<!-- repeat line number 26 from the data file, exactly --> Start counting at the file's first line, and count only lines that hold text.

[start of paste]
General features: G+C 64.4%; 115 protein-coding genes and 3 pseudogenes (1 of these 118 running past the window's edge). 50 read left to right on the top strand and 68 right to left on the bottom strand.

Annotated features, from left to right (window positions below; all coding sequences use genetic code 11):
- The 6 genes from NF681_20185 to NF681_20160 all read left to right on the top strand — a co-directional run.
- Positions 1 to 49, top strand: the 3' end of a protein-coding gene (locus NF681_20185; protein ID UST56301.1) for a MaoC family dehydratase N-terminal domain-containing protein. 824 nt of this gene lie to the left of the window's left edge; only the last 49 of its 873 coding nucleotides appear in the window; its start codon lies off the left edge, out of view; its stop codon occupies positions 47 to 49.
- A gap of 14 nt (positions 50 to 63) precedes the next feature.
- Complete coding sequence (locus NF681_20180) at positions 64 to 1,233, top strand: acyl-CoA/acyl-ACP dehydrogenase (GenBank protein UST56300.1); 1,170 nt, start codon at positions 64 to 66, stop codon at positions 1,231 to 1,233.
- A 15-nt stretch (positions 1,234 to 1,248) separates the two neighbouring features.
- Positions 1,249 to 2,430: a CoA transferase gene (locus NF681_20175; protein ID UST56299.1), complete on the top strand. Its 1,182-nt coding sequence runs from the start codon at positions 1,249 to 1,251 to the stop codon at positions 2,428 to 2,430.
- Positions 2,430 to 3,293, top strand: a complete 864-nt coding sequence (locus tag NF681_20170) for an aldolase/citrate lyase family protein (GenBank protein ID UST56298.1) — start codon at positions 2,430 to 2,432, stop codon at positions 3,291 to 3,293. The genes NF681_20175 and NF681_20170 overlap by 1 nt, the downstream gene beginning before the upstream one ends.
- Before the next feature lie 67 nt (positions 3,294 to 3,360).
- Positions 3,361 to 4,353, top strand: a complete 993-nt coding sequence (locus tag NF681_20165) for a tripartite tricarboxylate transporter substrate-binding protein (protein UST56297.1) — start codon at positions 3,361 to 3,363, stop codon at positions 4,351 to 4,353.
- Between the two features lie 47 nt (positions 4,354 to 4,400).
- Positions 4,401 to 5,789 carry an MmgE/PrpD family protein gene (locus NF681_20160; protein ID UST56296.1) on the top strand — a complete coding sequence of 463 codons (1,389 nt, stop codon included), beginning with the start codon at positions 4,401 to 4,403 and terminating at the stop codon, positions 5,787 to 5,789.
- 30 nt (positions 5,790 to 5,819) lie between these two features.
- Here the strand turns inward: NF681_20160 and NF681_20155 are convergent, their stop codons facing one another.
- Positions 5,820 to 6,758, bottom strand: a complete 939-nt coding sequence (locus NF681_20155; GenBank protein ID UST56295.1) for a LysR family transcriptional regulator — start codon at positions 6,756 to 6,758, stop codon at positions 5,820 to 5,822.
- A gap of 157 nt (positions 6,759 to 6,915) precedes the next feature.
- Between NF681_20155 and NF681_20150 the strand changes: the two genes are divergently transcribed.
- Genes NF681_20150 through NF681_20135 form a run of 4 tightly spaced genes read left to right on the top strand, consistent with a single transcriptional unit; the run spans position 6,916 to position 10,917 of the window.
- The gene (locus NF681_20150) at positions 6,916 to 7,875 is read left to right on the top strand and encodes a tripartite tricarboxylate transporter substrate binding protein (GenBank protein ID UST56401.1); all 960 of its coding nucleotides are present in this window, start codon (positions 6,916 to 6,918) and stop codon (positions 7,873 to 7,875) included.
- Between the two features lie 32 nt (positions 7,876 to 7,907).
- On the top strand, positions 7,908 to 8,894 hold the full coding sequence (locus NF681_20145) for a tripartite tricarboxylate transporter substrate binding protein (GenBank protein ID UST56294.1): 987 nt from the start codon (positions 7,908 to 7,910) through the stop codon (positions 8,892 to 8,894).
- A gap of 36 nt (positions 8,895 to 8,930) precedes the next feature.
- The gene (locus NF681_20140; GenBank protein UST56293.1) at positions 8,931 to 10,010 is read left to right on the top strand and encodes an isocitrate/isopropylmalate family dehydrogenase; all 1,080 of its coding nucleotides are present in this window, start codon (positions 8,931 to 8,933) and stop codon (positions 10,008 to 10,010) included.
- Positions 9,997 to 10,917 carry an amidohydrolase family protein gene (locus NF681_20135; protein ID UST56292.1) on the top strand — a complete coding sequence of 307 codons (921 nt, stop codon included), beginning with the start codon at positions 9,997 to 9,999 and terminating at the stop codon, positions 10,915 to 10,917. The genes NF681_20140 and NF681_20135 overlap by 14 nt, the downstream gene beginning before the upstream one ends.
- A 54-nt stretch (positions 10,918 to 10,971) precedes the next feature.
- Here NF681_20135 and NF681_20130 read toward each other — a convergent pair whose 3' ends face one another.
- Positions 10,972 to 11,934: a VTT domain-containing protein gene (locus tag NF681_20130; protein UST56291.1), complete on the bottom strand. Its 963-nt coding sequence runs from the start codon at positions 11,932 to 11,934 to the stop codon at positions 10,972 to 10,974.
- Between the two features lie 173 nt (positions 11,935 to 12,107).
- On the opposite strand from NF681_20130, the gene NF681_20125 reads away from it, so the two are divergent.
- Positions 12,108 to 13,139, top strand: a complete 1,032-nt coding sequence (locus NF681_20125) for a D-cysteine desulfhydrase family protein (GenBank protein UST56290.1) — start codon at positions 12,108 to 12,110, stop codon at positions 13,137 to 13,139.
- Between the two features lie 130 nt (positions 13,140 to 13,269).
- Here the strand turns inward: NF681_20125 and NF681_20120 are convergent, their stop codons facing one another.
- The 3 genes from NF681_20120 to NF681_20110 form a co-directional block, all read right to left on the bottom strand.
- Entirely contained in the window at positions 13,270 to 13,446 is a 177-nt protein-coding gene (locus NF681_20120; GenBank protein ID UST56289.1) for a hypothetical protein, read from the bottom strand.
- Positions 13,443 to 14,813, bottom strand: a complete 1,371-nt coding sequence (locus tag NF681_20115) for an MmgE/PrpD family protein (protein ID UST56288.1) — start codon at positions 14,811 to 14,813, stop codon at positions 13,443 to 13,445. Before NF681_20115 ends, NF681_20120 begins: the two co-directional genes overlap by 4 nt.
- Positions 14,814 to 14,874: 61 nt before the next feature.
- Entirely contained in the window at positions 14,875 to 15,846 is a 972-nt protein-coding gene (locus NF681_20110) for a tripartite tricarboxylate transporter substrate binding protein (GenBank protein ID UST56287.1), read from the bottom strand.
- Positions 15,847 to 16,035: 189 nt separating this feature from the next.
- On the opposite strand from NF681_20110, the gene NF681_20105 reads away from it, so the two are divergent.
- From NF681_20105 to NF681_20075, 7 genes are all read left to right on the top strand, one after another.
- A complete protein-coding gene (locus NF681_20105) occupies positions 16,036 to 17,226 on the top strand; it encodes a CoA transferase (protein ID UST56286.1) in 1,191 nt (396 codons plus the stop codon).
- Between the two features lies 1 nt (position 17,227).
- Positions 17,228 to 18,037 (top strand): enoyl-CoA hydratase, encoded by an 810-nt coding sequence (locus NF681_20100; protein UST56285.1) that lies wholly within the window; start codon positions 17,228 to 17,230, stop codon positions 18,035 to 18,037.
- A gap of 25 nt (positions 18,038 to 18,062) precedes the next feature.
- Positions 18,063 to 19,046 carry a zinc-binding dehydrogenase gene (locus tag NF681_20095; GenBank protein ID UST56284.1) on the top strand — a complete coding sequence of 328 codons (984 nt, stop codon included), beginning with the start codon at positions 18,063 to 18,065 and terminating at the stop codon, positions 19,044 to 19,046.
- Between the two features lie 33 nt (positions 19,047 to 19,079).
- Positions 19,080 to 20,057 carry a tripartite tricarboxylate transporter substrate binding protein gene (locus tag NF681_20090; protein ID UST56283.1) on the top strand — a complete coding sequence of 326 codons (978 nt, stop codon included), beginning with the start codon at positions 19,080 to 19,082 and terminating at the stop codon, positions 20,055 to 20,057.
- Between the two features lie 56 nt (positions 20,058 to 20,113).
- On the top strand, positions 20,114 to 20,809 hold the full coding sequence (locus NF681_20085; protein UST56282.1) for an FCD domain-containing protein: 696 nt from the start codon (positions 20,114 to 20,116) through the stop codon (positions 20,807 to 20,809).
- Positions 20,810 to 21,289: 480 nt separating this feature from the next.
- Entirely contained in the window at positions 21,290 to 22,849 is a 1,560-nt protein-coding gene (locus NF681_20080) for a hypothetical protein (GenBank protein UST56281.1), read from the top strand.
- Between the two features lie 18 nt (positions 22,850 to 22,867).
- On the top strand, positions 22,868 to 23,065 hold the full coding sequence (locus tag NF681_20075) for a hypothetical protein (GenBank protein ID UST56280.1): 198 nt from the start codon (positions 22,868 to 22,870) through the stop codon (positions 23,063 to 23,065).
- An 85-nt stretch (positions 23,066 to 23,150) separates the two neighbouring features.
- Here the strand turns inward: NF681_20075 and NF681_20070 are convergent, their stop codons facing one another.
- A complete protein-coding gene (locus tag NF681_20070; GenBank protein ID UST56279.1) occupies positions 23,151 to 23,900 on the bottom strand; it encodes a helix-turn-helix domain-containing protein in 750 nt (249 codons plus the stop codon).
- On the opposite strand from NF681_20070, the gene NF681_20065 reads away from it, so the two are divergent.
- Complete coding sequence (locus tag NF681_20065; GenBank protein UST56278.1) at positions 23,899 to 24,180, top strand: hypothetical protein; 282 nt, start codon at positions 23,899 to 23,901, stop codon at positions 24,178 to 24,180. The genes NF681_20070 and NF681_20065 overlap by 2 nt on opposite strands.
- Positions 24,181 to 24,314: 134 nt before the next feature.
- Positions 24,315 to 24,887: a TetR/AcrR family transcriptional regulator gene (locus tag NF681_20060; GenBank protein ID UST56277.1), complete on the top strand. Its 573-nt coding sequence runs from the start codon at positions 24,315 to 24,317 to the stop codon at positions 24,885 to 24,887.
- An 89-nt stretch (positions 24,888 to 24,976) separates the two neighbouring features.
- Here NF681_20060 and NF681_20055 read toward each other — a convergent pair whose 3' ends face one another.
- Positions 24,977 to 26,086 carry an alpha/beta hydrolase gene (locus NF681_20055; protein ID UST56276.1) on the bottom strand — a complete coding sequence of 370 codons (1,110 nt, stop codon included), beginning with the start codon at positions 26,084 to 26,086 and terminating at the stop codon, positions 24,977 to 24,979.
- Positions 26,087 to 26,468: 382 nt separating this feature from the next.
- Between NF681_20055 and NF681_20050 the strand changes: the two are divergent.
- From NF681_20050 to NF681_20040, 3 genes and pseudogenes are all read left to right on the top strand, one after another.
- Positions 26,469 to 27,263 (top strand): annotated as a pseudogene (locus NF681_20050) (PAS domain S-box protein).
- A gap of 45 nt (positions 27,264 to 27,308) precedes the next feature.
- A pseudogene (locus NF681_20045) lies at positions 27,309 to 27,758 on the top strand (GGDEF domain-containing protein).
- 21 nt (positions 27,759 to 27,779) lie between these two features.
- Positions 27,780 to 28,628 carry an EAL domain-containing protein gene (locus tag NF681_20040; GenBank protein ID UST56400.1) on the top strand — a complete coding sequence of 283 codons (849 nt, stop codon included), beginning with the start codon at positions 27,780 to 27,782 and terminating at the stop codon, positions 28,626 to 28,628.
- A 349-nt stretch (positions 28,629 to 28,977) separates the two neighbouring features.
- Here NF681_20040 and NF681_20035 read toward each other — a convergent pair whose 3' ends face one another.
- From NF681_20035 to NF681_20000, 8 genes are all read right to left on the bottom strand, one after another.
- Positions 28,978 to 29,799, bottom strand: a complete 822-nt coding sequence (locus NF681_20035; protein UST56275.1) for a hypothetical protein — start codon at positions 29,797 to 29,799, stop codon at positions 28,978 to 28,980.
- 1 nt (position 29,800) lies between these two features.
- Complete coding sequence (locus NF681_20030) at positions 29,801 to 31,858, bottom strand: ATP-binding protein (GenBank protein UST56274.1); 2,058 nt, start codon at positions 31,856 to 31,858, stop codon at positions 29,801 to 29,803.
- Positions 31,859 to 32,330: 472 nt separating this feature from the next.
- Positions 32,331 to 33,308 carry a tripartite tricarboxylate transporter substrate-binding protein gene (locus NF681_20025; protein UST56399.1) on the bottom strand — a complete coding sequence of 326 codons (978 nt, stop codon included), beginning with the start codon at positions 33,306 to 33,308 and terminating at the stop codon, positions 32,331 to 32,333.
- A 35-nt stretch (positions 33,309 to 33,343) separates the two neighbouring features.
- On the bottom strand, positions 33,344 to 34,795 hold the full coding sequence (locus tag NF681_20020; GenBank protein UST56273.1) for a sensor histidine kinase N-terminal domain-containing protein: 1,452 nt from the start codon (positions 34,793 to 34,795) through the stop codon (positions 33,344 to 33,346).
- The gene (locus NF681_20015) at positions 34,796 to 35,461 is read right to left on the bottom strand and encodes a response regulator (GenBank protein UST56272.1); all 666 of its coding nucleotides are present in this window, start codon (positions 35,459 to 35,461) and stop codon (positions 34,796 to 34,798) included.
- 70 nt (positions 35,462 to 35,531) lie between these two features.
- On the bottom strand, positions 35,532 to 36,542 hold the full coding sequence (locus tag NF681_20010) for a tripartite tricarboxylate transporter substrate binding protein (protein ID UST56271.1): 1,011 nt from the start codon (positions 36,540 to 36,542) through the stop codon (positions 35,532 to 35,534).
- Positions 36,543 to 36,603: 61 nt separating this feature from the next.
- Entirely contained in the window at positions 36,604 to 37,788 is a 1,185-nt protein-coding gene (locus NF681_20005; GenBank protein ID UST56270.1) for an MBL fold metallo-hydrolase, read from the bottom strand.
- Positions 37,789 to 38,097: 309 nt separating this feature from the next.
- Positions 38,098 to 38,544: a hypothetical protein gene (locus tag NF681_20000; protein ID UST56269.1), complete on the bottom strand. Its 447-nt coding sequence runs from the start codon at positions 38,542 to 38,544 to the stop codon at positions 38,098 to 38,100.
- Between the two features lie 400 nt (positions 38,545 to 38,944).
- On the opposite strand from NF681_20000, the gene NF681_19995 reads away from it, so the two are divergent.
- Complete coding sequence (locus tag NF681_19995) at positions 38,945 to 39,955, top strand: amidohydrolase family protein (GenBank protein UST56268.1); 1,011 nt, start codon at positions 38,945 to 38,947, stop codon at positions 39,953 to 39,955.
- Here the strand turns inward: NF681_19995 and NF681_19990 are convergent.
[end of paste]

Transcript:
- A 54-nt stretch (positions 10,918 to 10,971) precedes the next feature.